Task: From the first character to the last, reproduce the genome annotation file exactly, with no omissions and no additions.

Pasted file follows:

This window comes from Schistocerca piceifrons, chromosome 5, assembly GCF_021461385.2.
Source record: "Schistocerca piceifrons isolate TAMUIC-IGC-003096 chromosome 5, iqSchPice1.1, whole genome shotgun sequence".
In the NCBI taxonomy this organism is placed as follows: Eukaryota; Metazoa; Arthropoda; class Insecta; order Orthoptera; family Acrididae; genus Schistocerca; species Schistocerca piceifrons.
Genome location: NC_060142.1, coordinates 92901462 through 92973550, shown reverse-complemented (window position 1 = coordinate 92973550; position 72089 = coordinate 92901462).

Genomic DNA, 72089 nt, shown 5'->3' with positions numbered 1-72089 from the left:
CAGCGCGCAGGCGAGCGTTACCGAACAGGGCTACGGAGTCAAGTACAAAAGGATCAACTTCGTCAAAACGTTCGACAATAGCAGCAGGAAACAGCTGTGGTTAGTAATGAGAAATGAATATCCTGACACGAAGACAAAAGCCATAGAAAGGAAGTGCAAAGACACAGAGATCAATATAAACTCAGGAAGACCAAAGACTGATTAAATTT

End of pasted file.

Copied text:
This window comes from Schistocerca piceifrons, chromosome 5, assembly GCF_021461385.2.
Source record: "Schistocerca piceifrons isolate TAMUIC-IGC-003096 chromosome 5, iqSchPice1.1, whole genome shotgun sequence".
In the NCBI taxonomy this organism is placed as follows: Eukaryota; Metazoa; Arthropoda; class Insecta; order Orthoptera; family Acrididae; genus Schistocerca; species Schistocerca piceifrons.
Genome location: NC_060142.1, coordinates 92901462 through 92973550, shown reverse-complemented (window position 1 = coordinate 92973550; position 72089 = coordinate 92901462).

Genomic DNA, 72089 nt, shown 5'->3' with positions numbered 1-72089 from the left:
CAGCGCGCAGGCGAGCGTTACCGAACAGGGCTACGGAGTCAAGTACAAAAGGATCAACTTCGTCAAAACGTTCGACAATAGCAGCAGGAAACAGCTGTGGTTAGTAATGAGAAATGAATATCCTGACACGAAGACAAAAGCCATAGAAAGGAAGTGCAAAGACACAGAGATCAATATAAACTCAGGAAGACCAAAGACTGATTAAATTT